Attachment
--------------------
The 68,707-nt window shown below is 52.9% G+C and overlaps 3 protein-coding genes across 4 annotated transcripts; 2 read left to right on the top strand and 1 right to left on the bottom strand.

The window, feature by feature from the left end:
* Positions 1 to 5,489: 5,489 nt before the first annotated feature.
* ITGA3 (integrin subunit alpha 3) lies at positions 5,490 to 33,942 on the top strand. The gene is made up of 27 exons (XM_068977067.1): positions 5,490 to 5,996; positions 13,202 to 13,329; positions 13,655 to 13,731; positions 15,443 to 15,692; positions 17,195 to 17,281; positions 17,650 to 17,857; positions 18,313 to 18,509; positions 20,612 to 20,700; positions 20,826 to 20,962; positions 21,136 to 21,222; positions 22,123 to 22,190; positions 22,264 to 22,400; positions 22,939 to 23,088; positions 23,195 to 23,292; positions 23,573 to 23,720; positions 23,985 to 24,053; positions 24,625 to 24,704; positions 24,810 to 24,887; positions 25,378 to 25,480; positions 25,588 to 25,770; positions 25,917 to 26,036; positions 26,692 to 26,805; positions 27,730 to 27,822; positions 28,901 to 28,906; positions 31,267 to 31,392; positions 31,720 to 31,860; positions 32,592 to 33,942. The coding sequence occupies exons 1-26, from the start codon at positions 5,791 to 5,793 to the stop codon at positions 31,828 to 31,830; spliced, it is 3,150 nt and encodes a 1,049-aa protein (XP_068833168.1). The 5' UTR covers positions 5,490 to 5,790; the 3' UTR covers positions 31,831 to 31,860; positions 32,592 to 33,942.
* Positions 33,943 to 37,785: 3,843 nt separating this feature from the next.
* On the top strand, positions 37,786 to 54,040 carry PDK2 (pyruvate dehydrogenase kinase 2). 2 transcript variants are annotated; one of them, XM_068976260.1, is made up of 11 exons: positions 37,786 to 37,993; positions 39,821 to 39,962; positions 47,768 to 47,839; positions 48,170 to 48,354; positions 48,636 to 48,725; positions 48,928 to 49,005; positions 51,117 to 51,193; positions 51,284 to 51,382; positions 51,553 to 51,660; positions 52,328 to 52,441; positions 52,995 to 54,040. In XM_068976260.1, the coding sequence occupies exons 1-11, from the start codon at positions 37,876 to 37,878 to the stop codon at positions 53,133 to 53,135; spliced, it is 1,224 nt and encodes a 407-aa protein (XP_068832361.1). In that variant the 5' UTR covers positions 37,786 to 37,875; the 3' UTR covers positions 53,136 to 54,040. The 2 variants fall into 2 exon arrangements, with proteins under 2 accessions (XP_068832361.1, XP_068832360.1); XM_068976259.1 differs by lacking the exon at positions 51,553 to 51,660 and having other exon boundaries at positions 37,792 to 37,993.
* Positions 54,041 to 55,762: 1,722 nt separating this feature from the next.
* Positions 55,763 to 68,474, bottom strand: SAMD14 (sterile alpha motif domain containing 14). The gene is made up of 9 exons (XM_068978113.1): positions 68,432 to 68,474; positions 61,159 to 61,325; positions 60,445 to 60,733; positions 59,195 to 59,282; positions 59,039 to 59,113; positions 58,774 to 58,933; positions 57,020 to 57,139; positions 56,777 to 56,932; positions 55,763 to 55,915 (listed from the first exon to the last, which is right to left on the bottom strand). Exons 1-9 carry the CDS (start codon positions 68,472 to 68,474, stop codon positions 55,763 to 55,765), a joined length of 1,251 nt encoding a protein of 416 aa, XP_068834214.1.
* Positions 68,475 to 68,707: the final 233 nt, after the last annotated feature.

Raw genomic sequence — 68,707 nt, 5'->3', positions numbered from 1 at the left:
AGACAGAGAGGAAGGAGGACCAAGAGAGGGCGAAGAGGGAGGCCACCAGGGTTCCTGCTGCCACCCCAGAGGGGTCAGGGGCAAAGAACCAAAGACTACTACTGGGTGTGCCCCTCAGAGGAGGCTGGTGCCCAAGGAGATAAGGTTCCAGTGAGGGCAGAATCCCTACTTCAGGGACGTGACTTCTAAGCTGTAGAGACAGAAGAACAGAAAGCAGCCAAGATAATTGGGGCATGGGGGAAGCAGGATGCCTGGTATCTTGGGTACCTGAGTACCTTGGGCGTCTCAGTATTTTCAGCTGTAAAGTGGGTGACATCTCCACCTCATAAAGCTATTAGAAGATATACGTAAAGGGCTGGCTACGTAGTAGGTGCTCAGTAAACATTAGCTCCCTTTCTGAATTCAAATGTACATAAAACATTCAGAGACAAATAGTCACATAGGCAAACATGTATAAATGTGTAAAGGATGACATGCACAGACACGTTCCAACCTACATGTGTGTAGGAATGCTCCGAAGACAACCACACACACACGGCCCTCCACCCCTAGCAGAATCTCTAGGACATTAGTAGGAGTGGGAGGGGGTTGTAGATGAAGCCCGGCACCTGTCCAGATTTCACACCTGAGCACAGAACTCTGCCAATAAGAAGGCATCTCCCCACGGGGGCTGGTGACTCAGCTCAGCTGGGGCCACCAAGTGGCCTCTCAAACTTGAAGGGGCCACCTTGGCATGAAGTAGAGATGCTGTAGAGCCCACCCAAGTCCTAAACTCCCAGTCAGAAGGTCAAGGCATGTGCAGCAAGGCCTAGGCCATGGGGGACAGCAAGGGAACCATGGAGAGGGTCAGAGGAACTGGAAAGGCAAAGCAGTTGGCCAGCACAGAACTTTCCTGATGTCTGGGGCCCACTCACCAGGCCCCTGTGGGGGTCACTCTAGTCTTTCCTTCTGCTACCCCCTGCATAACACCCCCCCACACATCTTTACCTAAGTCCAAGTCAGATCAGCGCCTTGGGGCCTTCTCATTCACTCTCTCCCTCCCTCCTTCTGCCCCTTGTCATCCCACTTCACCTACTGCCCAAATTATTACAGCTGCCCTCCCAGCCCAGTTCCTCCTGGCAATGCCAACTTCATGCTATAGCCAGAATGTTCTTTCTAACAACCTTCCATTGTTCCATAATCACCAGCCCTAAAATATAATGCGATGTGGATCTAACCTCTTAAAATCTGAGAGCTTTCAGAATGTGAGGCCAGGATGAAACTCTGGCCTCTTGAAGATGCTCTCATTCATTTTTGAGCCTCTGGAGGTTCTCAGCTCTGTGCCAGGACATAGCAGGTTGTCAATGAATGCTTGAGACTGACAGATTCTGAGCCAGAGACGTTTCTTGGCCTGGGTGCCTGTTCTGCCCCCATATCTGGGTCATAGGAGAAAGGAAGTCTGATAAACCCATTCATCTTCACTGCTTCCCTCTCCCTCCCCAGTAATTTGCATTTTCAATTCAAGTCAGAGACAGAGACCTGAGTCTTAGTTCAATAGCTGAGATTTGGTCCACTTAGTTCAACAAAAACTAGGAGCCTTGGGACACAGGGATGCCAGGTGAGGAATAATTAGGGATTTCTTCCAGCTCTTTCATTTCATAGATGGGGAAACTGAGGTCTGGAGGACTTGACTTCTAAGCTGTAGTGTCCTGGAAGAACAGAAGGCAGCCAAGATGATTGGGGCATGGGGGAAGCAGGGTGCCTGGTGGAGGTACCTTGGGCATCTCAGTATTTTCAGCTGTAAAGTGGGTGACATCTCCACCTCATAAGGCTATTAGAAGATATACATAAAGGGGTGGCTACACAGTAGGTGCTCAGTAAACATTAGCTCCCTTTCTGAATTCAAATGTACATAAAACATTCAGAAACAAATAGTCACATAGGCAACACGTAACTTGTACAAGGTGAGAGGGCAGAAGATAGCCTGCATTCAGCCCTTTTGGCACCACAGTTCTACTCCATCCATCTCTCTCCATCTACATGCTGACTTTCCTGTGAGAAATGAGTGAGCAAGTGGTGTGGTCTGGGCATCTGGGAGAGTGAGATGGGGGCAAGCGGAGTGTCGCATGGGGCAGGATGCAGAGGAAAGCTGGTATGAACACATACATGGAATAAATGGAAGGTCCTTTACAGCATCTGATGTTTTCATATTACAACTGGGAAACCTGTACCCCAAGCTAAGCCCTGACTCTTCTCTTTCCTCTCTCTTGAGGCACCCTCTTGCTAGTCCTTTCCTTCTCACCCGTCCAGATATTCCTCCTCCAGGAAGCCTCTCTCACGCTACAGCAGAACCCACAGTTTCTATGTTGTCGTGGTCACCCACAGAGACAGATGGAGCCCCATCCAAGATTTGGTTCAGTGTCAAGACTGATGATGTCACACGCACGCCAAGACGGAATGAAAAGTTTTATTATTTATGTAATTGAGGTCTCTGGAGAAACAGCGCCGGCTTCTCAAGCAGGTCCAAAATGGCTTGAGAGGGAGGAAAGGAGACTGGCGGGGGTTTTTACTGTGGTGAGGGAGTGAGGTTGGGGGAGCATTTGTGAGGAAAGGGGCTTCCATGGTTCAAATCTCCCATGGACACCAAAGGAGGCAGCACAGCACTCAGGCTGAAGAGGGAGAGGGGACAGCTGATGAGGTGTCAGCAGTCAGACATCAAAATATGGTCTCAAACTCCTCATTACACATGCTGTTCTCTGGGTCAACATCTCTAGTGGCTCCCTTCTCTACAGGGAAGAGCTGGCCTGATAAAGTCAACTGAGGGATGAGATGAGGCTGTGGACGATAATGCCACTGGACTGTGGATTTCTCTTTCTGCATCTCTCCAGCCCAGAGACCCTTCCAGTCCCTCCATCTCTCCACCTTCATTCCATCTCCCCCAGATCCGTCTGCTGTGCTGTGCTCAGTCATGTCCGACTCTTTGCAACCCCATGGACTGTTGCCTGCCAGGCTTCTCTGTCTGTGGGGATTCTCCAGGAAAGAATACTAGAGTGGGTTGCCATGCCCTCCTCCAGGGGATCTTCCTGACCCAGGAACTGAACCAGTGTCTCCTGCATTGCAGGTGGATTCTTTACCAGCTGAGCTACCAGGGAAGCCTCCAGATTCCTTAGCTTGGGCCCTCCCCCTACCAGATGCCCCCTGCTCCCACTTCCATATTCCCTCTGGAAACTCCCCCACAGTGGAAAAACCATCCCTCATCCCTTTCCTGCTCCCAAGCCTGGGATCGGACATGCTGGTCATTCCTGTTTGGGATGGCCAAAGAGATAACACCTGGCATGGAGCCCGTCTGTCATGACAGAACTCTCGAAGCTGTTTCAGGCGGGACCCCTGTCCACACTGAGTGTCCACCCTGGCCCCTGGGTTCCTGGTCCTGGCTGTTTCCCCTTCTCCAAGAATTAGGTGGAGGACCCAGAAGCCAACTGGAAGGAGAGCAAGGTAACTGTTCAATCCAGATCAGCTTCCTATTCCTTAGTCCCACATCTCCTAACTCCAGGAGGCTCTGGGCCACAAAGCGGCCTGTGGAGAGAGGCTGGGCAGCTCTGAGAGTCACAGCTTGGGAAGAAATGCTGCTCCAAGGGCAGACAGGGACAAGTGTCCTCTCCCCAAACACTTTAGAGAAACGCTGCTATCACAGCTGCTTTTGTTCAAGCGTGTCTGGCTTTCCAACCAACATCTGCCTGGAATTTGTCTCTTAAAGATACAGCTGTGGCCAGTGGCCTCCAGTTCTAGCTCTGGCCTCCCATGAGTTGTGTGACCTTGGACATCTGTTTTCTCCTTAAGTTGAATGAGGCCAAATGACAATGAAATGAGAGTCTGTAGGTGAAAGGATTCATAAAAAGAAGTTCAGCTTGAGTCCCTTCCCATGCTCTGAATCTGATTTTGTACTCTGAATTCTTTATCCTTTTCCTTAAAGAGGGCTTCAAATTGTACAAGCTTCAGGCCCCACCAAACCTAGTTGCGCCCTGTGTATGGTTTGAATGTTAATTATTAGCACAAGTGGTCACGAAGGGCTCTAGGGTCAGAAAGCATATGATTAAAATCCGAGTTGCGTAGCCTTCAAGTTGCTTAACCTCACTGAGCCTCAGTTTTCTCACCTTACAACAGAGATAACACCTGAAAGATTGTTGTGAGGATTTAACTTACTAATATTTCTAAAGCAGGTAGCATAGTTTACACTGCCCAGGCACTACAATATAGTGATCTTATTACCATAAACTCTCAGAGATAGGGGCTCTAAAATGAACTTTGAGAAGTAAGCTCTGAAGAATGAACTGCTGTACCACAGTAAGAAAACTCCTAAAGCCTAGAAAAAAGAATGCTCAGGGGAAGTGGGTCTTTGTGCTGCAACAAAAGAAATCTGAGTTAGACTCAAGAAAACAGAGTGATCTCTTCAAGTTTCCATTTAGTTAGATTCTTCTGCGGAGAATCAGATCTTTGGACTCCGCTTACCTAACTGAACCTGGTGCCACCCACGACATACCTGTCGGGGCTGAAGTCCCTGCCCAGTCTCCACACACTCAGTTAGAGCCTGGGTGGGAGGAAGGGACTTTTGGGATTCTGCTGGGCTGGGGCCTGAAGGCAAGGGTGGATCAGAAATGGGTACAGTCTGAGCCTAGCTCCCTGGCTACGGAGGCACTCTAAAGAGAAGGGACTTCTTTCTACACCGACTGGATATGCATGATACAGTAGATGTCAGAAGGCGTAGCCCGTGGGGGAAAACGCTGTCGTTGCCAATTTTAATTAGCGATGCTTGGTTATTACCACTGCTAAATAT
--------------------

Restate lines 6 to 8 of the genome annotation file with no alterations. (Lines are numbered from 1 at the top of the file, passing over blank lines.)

* On the top strand, positions 37,786 to 54,040 carry PDK2 (pyruvate dehydrogenase kinase 2). 2 transcript variants are annotated; one of them, XM_068976260.1, is made up of 11 exons: positions 37,786 to 37,993; positions 39,821 to 39,962; positions 47,768 to 47,839; positions 48,170 to 48,354; positions 48,636 to 48,725; positions 48,928 to 49,005; positions 51,117 to 51,193; positions 51,284 to 51,382; positions 51,553 to 51,660; positions 52,328 to 52,441; positions 52,995 to 54,040. In XM_068976260.1, the coding sequence occupies exons 1-11, from the start codon at positions 37,876 to 37,878 to the stop codon at positions 53,133 to 53,135; spliced, it is 1,224 nt and encodes a 407-aa protein (XP_068832361.1). In that variant the 5' UTR covers positions 37,786 to 37,875; the 3' UTR covers positions 53,136 to 54,040. The 2 variants fall into 2 exon arrangements, with proteins under 2 accessions (XP_068832361.1, XP_068832360.1); XM_068976259.1 differs by lacking the exon at positions 51,553 to 51,660 and having other exon boundaries at positions 37,792 to 37,993.
* Positions 54,041 to 55,762: 1,722 nt separating this feature from the next.
* Positions 55,763 to 68,474, bottom strand: SAMD14 (sterile alpha motif domain containing 14). The gene is made up of 9 exons (XM_068978113.1): positions 68,432 to 68,474; positions 61,159 to 61,325; positions 60,445 to 60,733; positions 59,195 to 59,282; positions 59,039 to 59,113; positions 58,774 to 58,933; positions 57,020 to 57,139; positions 56,777 to 56,932; positions 55,763 to 55,915 (listed from the first exon to the last, which is right to left on the bottom strand). Exons 1-9 carry the CDS (start codon positions 68,472 to 68,474, stop codon positions 55,763 to 55,765), a joined length of 1,251 nt encoding a protein of 416 aa, XP_068834214.1.